you wrtie ‘Yeshiva is very much the same; your goal is to help each student achieve his or her personal potential.”

    his or her… mmmm… maybe thats where the problems begins. bochurim need to become boys.

  • 32. Dumb Waiter wrote:

    The problem goes like this:

    They just put the food on a table. But first you have to go to another table and take a plate. The forks are on another table with the spoons. But to have a knife you have to come early because there are not enough to go around.

    Then you may have to stand in line to get food on the plate with your knife and spoon. And the food tastes OK but looks awful.

    The system stinks.

  • 33. BOCHER wrote:

    DONT BLAME NO SYSTEM, IT IS ALL IN THE BOCHER IF HE WANA LEARN HE WILL LEARN
    BUT DONT BLAME ANYONE

  • 34. Oy.... wrote:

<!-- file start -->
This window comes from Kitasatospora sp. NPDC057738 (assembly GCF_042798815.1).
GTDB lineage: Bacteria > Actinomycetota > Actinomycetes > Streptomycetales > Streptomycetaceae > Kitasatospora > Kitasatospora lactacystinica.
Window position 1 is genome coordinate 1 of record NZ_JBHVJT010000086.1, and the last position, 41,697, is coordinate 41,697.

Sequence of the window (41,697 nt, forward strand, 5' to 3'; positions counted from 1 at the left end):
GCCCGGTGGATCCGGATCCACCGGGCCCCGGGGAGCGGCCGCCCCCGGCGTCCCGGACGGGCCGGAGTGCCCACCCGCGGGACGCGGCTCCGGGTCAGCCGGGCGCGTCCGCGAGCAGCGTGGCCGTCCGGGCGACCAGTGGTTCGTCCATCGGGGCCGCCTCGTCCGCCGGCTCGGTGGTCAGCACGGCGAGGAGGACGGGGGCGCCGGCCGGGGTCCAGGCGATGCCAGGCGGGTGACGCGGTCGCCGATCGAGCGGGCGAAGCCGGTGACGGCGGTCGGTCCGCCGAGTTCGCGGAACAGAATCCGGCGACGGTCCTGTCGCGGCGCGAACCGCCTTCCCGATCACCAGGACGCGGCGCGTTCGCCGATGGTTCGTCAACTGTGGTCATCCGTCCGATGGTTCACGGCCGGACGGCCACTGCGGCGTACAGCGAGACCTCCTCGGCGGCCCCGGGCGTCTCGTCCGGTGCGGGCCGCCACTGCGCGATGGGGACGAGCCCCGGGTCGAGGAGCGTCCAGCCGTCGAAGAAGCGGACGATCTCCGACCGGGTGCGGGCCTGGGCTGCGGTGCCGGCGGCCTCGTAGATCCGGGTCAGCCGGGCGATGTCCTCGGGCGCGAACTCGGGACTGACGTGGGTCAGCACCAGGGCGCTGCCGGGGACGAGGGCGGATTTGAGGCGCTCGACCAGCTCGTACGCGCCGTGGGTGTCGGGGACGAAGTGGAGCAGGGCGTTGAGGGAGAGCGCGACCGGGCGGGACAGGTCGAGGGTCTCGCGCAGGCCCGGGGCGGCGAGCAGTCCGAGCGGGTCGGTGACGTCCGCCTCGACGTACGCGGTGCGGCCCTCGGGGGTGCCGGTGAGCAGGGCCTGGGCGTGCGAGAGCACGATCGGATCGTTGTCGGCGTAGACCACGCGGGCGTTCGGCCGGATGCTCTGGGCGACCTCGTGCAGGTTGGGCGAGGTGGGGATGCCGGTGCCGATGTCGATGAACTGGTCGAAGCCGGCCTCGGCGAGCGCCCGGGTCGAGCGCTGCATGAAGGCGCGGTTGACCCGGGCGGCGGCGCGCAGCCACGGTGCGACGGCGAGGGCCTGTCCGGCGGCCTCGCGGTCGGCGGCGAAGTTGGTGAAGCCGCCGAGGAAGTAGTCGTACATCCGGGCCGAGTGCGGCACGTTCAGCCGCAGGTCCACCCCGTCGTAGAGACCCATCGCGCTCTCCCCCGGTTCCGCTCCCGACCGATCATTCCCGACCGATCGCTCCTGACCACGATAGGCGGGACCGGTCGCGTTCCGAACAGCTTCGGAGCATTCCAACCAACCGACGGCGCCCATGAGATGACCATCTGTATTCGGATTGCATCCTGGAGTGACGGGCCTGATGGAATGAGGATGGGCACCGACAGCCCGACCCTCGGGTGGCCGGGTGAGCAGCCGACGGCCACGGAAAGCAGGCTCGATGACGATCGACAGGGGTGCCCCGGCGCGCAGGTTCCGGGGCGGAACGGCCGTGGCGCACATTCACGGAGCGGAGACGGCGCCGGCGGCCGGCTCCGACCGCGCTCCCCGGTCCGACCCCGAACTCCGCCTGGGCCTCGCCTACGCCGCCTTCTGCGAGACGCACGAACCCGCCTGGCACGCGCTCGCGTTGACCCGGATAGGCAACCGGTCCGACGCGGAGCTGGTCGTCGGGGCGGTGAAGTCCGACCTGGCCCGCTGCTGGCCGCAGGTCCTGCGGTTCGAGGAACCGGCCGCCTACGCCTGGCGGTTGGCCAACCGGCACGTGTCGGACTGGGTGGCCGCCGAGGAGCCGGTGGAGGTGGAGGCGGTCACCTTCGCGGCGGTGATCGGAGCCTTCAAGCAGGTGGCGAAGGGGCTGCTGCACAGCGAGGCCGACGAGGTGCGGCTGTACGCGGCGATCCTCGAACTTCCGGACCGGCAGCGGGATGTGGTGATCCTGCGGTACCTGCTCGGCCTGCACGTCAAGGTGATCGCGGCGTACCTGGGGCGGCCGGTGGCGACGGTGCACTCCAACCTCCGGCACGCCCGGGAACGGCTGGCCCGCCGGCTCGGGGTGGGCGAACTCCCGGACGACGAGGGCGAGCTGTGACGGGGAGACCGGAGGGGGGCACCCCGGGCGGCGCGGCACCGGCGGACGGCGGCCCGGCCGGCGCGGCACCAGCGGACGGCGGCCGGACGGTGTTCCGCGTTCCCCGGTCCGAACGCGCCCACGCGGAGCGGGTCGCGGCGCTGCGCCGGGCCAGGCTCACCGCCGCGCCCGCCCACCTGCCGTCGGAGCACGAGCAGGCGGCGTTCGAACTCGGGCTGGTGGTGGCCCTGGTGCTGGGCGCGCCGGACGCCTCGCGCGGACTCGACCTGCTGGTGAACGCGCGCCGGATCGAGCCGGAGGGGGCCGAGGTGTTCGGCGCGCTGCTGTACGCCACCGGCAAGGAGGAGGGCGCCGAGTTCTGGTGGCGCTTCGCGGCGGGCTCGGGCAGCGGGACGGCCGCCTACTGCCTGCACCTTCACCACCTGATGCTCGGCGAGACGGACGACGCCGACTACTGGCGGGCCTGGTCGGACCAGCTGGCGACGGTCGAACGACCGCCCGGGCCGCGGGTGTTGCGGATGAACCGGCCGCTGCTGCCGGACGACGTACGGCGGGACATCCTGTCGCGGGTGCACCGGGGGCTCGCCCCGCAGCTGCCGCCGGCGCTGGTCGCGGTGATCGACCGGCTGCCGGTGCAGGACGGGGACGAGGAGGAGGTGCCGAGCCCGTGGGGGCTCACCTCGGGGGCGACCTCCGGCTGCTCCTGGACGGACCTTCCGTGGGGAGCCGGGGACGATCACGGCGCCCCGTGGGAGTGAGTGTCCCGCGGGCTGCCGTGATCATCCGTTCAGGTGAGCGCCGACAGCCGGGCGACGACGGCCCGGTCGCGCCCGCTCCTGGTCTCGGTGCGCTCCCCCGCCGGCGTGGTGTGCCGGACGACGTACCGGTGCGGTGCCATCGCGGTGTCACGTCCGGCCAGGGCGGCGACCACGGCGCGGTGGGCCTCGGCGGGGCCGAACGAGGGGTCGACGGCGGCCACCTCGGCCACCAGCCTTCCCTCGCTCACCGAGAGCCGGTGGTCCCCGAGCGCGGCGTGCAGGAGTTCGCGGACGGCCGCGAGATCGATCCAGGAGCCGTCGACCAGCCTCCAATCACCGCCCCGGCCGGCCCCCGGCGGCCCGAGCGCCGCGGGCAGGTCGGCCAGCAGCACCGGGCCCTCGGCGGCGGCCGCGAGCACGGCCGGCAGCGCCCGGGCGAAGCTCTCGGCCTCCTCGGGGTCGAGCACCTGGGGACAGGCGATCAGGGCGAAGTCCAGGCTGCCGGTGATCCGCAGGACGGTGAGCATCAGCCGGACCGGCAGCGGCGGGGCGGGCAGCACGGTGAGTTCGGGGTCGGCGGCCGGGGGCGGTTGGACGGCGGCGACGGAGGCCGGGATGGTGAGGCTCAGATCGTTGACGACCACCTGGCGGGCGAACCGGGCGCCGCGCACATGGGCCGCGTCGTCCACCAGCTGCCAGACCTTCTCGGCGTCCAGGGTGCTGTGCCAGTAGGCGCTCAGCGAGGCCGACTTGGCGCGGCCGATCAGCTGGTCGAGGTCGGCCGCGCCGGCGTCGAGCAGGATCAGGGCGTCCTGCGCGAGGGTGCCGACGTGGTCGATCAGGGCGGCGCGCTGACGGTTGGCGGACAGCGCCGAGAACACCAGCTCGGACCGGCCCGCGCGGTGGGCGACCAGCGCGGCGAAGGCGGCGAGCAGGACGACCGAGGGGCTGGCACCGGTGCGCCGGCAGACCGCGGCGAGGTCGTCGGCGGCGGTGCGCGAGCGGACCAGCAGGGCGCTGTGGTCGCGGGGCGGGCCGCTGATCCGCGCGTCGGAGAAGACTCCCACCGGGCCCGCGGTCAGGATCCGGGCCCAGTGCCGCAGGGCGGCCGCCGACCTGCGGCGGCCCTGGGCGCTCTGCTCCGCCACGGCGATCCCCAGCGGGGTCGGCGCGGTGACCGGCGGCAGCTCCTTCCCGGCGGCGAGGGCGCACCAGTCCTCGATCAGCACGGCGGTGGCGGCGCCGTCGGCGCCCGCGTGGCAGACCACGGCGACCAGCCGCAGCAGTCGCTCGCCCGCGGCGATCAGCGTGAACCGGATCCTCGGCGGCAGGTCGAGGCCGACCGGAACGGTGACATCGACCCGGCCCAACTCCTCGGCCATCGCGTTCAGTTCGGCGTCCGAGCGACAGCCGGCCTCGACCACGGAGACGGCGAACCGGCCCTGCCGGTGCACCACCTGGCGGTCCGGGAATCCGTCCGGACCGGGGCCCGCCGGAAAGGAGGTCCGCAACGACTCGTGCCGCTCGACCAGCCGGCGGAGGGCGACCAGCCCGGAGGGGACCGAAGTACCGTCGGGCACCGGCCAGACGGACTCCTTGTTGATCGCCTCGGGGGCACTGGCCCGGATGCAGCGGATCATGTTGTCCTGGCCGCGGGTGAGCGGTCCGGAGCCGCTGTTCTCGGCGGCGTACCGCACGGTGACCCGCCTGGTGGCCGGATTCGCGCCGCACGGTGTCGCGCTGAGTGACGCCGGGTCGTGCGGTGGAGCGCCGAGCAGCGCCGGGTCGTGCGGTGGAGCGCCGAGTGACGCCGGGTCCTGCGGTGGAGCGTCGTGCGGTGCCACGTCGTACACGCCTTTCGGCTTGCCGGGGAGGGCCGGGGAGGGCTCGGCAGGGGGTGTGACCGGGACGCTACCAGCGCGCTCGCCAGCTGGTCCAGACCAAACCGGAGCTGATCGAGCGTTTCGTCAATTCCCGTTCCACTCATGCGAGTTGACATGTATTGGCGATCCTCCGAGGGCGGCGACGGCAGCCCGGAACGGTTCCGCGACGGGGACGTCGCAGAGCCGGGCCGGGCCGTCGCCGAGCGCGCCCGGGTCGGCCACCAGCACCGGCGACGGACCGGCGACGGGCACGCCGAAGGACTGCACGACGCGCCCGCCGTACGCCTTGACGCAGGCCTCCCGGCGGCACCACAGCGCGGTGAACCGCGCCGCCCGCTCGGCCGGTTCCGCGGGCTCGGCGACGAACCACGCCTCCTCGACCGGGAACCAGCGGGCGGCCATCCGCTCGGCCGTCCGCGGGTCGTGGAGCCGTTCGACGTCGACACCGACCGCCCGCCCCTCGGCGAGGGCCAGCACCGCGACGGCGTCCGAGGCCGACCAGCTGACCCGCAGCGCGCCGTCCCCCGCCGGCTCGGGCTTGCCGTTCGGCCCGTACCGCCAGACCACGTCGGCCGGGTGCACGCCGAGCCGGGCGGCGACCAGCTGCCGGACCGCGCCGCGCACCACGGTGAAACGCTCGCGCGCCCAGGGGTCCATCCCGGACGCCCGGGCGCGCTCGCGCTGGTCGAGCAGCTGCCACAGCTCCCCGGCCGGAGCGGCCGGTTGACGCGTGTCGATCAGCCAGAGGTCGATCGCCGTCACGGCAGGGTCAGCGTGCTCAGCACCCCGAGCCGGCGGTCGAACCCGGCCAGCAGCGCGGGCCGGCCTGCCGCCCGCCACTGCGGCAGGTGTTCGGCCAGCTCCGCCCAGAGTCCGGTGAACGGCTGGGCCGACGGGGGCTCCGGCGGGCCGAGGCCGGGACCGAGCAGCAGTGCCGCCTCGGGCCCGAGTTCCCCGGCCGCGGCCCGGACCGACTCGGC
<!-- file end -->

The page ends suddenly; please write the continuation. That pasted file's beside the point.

The reason some students do not learn has a lot to do with the ignorance of the fact that people do not learn best in the same ways. That is probably why some students from days of old indeed did not learn as much as they could have. It is still the reason that some students today do not learn as much as is hoped. Maybe in earlier years there was less knowledge available about the complexity of young minds and its relationship to accessing learning. Student were called dumb, lazy, apathetic, etc. That lack of understanding of professionals led to a weakness in the system, the results of which we see in front of our eyes on any given day, no disrespect intended. On the other hand, those students who had a learning style compatible with their teachers were able to excel. We see cases of this in front of our eyes on any given day. Now we are at a critical time when we can take advantage of important studies of the mind, learning, teaching, and differentiating instruction. Please don’t get caught up in the cliches such as “It was good enough for me, so it’s good enough for you; Learning is learning, so if you don’t learn it means you do not want to; This new stuff is just mishugas; They could learn if they were given proper consequences for poor grades; etc., etc.” That’s like saying you will utilize your model-T, even though it does not meet your needs anymore. Or you will use a mattress to hide your money under because the banks have no additional value. You get the idea. Sometimes resistance to change or improvement does not serve us well.